Flight Aware’s software designers recognize that there are folks who will continue to appreciate the “Classic” viewing mode to picture flight paths within weather systems, for those habituated to a stark background of aerial flights that recall the rather static monochrome monitors or preferring their stark selectivity, as removed from reality as an airline cabin–this is the very mode illustrated in the map featured as a framed keepsake. There is an undeniable allure o the simplicity and the Olympian supremacy of the in-flight tracing map, if it is not easily understood as an aesthetic marvel.
For a company like Air Canada caters to a flight belt between the larger cities above the northern 48, illustrated by the dense trajectories headed to and from Toronto of pixellated air craft so wildly out of scale to the point individual airplanes overlap with each other–but seem convincing to the viewer as an image of individually tracked flights, whose specific itineraries suddenly become apparent as one hovers over each individual aircraft:
The web of these itineraries are the true subjects beneath the cartographical field–or scrim–on which the planes’ georeferenced global position is projected, and is given the sense of tangible reality that it would otherwise lack. Despite the availability of two viewing modes, the optative mode of viewing in Earth Mode, transcribed in real time, placed against a glorious Google Earth-type view, features a superfluity of cartographical detail in its suggestion of oceanic depths and the mapping the fastly receding polar ice-sheets, saturated with far more detail than their users would need, complete with weather conditions and cloud fronts:
There is a clear attempt to create a more meaningful connection to the image in the map by increasing the amount of local detail in its surface. What else can explain the pleasure afforded by the super-abundance of cartographical data included in the in-flight map one sees on a flight over Thunder Bay, beyond the increased geographical literacy of many Canadian passengers? There is something suspect in the bucolic view of the landscape over which we travel.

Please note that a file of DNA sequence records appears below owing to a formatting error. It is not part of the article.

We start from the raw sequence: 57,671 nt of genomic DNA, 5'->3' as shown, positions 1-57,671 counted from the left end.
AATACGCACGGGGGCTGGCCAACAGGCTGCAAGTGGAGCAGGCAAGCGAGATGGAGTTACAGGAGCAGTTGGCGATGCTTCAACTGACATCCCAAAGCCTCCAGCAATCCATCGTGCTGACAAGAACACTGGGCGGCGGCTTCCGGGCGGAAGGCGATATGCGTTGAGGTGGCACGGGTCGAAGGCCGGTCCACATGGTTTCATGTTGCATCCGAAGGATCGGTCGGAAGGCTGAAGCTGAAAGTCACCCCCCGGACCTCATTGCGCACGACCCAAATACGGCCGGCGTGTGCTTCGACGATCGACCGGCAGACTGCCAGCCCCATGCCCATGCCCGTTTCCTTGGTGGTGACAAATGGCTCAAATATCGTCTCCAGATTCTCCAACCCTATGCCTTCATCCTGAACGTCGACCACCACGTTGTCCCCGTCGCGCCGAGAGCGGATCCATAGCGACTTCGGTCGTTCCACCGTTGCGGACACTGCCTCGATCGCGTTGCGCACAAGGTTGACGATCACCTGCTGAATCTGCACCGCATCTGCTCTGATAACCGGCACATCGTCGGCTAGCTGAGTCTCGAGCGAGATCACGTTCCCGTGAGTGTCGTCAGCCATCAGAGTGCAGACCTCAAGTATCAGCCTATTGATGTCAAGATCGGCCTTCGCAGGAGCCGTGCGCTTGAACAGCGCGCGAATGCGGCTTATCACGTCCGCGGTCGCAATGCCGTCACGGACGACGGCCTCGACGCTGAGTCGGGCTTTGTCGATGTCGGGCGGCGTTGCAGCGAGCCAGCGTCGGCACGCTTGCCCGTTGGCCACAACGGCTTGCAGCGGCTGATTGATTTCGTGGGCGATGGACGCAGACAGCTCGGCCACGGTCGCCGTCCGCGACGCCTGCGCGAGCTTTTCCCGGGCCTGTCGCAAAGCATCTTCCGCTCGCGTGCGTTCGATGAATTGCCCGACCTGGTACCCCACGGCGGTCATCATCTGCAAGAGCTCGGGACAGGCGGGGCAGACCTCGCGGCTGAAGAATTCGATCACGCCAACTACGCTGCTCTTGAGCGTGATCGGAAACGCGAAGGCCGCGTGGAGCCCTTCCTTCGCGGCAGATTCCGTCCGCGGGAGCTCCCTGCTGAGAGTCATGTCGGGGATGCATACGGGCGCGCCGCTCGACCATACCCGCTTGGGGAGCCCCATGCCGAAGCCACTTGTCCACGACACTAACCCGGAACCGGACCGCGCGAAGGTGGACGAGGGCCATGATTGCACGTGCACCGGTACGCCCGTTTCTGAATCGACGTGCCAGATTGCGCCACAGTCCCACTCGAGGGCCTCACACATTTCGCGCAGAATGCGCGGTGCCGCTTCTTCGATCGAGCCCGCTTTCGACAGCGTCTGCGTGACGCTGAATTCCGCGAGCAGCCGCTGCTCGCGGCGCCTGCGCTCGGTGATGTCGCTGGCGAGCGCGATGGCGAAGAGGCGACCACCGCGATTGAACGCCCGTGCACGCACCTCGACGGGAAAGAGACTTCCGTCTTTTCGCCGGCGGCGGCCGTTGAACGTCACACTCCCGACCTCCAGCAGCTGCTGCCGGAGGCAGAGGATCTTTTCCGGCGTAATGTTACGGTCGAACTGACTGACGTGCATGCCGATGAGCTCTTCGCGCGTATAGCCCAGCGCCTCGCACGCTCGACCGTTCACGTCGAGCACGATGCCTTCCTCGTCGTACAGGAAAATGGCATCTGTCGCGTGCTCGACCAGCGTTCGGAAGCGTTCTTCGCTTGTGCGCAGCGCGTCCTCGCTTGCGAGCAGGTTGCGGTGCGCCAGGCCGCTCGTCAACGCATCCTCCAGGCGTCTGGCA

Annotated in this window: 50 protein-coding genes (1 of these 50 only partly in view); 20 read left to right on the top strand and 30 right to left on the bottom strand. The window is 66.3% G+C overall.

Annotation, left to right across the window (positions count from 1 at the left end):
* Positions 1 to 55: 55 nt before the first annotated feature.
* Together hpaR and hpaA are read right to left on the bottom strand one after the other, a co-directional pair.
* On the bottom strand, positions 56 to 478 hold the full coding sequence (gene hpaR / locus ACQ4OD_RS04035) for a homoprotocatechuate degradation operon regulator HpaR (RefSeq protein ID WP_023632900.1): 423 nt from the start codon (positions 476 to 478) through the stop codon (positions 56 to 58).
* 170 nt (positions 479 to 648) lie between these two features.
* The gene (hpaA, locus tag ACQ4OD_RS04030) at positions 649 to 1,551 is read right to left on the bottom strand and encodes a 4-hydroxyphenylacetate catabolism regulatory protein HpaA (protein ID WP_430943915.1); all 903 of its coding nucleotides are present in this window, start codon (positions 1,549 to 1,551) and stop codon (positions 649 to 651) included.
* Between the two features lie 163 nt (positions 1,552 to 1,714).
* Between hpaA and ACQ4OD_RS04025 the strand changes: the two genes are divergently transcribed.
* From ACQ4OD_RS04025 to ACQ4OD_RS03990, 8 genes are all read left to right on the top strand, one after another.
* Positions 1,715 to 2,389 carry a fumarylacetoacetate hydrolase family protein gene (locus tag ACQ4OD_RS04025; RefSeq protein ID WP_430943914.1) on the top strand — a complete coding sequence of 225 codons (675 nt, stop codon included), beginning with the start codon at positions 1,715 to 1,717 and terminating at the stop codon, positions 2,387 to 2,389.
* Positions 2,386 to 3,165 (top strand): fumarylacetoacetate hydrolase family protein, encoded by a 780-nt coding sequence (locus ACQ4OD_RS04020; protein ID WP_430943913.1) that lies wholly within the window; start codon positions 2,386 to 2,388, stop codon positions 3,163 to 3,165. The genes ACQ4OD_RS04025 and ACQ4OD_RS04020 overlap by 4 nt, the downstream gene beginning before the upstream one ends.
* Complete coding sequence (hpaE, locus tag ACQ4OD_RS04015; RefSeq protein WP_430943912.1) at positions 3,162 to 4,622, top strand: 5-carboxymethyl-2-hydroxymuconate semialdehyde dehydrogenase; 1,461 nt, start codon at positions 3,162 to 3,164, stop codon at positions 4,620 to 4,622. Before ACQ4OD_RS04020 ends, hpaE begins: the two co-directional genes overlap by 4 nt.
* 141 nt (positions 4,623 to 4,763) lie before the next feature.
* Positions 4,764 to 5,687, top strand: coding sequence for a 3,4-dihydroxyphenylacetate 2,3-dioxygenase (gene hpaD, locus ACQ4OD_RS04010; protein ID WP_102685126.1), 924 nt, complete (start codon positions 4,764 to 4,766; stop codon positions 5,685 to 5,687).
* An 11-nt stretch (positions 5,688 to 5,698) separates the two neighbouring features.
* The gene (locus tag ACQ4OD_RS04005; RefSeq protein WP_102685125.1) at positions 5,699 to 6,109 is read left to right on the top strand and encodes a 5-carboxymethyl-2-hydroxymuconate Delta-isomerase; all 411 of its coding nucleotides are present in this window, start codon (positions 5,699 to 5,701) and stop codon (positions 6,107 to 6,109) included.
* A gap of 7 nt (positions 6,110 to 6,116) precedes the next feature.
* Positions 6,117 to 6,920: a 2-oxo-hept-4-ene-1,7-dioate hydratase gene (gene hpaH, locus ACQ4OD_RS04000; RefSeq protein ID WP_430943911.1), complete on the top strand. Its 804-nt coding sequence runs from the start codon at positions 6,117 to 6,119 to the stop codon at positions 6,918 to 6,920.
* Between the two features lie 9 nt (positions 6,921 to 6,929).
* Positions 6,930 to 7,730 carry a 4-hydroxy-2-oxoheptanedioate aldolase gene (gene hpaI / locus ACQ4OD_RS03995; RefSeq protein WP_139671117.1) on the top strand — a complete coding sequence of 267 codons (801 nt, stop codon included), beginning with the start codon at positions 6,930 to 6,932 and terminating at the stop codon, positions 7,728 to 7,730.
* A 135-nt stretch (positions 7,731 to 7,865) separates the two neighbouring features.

What can explain the huge interest in innovating new coverage in this genre of map, if not the ubiquity of charting locations on a smart phone, that pocket-sized pathfinder that seems designed to purify our personal relations to the messy processes of globalization, and the need to offer an even more detailed and compelling view of one’s flight en route to one’s destination? With the increased ease of creating and tracking global positions in such maps of airplane flights, some “moving map” devices even include an option for allowing the chart to remain stationary, and position the progress of the individual airplane within the map, and even, in some versions, note specific changes in altitude. When hovering over the tracking map, estimated times of arrival materialize beside each flight path. When viewing the in-flight map en route, there is even a greater abundance of landscape, detailed as if to convey a sense of awe at the arcing over the continental in a truly transcendent voyage:
The wildly out-of-scale iconography can sometimes get messy in flight-tracking maps: the problems of overcrowding of flights that may result from the software–or reduced screen size of the monitor–are slightly absurd, due to the density of the sine curve of flight paths used by Air Canada.
oir the density of Boeing 737-800s in one part of the world, where they seemed parked for refueling–all rendered all the more meaningless given the lack of their individual flight paths:
But they also can suggest a map of something like a counter-map of global interconnectivity, if we look at the FlightAware map of flying Airbus 340-300’s across the globe, weaving a web of the virtual trajectories of the Airbus flight paths that link (or wrap) the pristine world below, one that triumphantly heralds the achievement and onward march of globalization in its not-so hidden narrative: